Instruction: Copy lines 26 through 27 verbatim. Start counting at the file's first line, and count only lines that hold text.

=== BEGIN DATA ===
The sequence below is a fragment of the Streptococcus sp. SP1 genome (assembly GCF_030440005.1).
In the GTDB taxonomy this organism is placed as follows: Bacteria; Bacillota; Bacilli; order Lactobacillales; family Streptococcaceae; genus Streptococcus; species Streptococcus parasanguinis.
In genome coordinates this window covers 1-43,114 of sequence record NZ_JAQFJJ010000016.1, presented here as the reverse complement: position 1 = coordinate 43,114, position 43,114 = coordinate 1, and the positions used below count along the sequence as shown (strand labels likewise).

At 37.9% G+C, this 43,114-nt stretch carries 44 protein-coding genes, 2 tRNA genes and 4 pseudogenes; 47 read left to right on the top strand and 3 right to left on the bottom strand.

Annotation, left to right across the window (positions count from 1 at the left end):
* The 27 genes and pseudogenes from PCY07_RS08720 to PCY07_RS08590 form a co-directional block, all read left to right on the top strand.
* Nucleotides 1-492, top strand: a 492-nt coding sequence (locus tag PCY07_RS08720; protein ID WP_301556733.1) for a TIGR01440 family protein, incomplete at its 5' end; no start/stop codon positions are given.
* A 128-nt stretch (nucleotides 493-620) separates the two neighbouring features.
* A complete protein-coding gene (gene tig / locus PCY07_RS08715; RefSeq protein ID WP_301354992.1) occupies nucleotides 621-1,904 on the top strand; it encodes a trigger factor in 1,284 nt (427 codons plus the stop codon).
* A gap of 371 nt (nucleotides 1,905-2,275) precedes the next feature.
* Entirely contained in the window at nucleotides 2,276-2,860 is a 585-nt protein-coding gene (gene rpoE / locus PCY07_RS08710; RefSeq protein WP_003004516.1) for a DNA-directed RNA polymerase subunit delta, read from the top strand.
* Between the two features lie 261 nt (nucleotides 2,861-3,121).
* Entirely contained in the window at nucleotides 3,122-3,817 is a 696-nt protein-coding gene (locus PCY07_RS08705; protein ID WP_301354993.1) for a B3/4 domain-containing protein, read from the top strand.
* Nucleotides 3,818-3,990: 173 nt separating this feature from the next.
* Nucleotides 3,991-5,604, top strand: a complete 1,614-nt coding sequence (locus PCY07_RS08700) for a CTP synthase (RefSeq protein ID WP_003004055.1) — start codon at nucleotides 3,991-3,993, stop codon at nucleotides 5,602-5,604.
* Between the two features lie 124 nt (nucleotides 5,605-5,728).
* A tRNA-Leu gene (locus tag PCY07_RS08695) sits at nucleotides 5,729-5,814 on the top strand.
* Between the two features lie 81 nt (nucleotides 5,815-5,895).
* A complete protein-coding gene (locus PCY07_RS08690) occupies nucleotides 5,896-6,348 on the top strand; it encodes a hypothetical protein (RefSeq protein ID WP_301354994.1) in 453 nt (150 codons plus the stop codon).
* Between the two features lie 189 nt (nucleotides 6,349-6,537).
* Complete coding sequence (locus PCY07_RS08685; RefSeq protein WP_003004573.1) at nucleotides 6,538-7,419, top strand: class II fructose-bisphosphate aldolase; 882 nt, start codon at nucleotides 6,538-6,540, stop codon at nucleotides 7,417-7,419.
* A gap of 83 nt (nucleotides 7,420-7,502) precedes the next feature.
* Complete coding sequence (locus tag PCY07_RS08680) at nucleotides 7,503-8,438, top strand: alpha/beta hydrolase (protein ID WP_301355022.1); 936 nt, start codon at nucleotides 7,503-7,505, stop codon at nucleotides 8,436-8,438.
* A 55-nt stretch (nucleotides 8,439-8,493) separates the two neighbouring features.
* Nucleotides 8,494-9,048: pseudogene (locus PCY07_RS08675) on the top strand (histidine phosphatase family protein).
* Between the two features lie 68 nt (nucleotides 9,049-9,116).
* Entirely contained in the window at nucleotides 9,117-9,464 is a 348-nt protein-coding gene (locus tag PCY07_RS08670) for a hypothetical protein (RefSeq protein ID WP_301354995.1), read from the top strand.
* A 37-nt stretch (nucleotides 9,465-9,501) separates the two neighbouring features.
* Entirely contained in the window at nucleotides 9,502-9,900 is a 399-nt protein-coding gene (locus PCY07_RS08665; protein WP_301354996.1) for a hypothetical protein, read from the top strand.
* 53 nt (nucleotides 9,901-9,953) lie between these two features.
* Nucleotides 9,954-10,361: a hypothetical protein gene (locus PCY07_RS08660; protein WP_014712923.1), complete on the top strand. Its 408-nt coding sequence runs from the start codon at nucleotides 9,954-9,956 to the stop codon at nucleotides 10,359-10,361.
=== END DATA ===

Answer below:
* Between the two features lie 68 nt (nucleotides 9,049-9,116).
* Entirely contained in the window at nucleotides 9,117-9,464 is a 348-nt protein-coding gene (locus tag PCY07_RS08670) for a hypothetical protein (RefSeq protein ID WP_301354995.1), read from the top strand.